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Saturday, 4 June 2016

From Today's Papers - 04 Jun 2016

3 dead as militants attack BSF convoy
Suhail A Shah &

Majid Jahangir

Tribune News Service

Anantnag/Srinagar, June 3
Three jawans were killed and seven injured as militants today attacked a BSF convoy in Chief Minister Mehbooba Mufti’s hometown Bijbehara, 40 km south of Srinagar. The ambush on the Srinagar-Jammu highway comes days ahead of Anantnag bypoll.

At about 4.30 pm, militants attacked the busy Goriwan market in Bijbehara, firing indiscriminately at a BSF bus which was part of a convoy of 24 vehicles on way to Srinagar.    Sources said that militants took vantage positions near the Bijbehara Sub-District Hospital.

“Three of our men were killed. Seven, including an officer, were injured. The condition of two of them is critical,” Inspector-General Vikash Chandra said. The slain BSF men were identified as Head Constable Garish Kar Shukla, Constable Mahender Ram and Constable Ganesh Giri. The driver of the attacked bus lost control and the vehicle rammed into a tree. The attackers fled after engaging the BSF personnel in a brief exchange of fire. Hizbul Mujahideen has claimed responsibility for the attack. The area has been cordoned off and an extensive combing operation launched. The BSF is not involved in counter-insurgency operations in J and K and is deployed along the Line of Control under the operational command of the Army.

Today’s attack is akin to that on the Entrepreneurship Development Institute (EDI) in Sempora-Pampore area in February. The militants had then taken shelter in the EDI building after ambushing a CRPF convoy on the Srinagar-Jammu highway. Two CRPF men were killed. In the ensuing gunfight, three elite Para Commandos, including two Captains, three militants and a civilians were killed. An Army convoy was attacked in Hyderpora, Srinagar, in 2013 in which eight jawans were killed and 12 injured.
Pak cheers NIA chief’s remark, India does damage control
The reported statement of the NIA chief that there is no hand of the Pakistan government or its agencies in helping the JeM carry out the Pathankot attack has triggered sparring between India and Pakistan with New Delhi saying that involvement of its nationals “is an accepted fact”.

Even as the NIA backtracked on its chief Sharad Kumar's statement, Islamabad said his remarks were a "vindication" of its long-standing position in that regard. The row started over a written interview by Kumar to a television channel in which he said, “So far, (there is) no evidence to show that the Pakistan government or any Pakistani government agency was helping Jaish-e-Mohammed (JeM) or Masood Azhar or his aides carry out the Pathankot attack.”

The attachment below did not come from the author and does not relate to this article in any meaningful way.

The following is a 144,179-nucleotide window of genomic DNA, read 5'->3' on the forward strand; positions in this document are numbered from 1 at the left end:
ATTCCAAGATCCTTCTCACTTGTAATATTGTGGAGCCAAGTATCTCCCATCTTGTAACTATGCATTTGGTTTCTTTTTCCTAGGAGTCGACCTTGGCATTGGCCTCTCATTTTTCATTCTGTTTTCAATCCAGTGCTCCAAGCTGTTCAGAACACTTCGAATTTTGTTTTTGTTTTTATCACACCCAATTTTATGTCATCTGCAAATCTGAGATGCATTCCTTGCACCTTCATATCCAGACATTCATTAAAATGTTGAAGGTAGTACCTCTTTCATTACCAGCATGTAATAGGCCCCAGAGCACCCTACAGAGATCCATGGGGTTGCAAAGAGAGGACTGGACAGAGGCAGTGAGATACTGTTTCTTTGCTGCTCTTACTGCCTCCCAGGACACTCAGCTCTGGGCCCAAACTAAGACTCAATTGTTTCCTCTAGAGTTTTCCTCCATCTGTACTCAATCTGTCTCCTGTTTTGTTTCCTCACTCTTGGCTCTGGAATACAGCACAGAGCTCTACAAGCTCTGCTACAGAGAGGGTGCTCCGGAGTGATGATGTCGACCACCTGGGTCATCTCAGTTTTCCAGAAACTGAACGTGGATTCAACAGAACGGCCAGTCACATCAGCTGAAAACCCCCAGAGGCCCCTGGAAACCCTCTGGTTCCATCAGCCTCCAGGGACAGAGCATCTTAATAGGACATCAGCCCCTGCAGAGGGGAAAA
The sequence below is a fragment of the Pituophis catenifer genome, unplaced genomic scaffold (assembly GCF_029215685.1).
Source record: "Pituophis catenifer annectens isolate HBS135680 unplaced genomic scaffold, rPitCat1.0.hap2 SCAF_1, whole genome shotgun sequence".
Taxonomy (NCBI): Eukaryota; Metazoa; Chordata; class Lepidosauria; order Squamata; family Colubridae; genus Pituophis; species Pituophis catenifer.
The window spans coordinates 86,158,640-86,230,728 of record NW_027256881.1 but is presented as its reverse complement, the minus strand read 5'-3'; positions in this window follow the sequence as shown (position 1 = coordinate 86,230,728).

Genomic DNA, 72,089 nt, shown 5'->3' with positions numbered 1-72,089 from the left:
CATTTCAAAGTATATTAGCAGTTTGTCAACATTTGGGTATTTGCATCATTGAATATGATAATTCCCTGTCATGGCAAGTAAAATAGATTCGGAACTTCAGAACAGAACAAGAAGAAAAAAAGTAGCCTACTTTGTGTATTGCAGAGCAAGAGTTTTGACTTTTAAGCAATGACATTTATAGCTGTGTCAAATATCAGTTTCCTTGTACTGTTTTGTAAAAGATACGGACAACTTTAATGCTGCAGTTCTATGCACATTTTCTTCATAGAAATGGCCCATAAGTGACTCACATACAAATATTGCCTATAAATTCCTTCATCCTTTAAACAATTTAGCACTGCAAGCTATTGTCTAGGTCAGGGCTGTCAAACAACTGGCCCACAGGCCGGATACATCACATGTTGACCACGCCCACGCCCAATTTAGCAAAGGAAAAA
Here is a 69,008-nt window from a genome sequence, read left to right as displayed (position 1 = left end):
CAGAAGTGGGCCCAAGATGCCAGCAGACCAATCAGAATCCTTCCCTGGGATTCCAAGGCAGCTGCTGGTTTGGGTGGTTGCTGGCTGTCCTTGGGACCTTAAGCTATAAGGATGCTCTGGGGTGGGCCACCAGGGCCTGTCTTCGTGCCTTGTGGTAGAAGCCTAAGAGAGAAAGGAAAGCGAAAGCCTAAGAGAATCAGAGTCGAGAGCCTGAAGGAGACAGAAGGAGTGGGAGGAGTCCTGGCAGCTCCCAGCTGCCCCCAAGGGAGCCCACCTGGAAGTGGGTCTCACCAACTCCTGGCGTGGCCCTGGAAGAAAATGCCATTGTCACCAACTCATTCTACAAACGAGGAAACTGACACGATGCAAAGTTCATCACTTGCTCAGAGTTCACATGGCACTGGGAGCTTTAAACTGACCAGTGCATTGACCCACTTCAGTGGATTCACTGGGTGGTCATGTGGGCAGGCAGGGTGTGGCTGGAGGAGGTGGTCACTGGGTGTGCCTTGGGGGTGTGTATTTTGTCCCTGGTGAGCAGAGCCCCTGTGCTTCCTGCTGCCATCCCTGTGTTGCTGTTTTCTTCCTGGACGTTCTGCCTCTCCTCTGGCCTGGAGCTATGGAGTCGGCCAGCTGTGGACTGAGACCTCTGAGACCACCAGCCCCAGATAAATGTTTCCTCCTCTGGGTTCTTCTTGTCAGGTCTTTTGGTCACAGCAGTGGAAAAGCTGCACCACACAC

Later, the NIA issued a statement saying the observation attributed to the NIA DG is "strongly refuted". It said his statement had been misquoted. Ministry of External Affairs spokesman Vikas Swarup said, "I understand that the DG NIA has issued a clarification that his words are being misinterpreted. Let me clarify the position. The involvement of Pakistan's nationals in the Pathankot air base attack is an accepted fact." He further said "enough information" has also been provided to the Pakistani authorities through two Letters Rogatory to conduct investigation in Pakistan so that "all those associated in Pakistan with planning, support and execution of the attack are brought to justice".  — Agencies
NSG tops PM’s 5-nation tour agenda
India applied for elite group membership on May 12; Modi to seek Swiss, Mexico support
Simran Sodhi

Tribune News Service

New Delhi, June 3
Prime Minister Narendra Modi will embark on a five-nation tour to Afghanistan, Qatar, Switzerland, the United States and Mexico tomorrow. India’s entry into the Nuclear Suppliers Group (NSG) will top the PM’s agenda during the visit.

His US trip has been the most hyped with Modi scheduled to address a joint session of the US Congress on June 8. But the two issues that are likely to play spoiler during the trip are: the government’s “inability” to check problems related to the ease of doing business in India and India’s human rights record for which the Tom Lantos Human Rights Commission in the US Congress will hold a hearing on June 7 itself.

Officially, India has denied that Switzerland and Mexico were added later to the PM’s itinerary primarily to enable Modi to meet the leadership of both countries to push for India’s membership of the elite 48-member group. However, the backing of the two countries for India’s NSG membership remains crucial.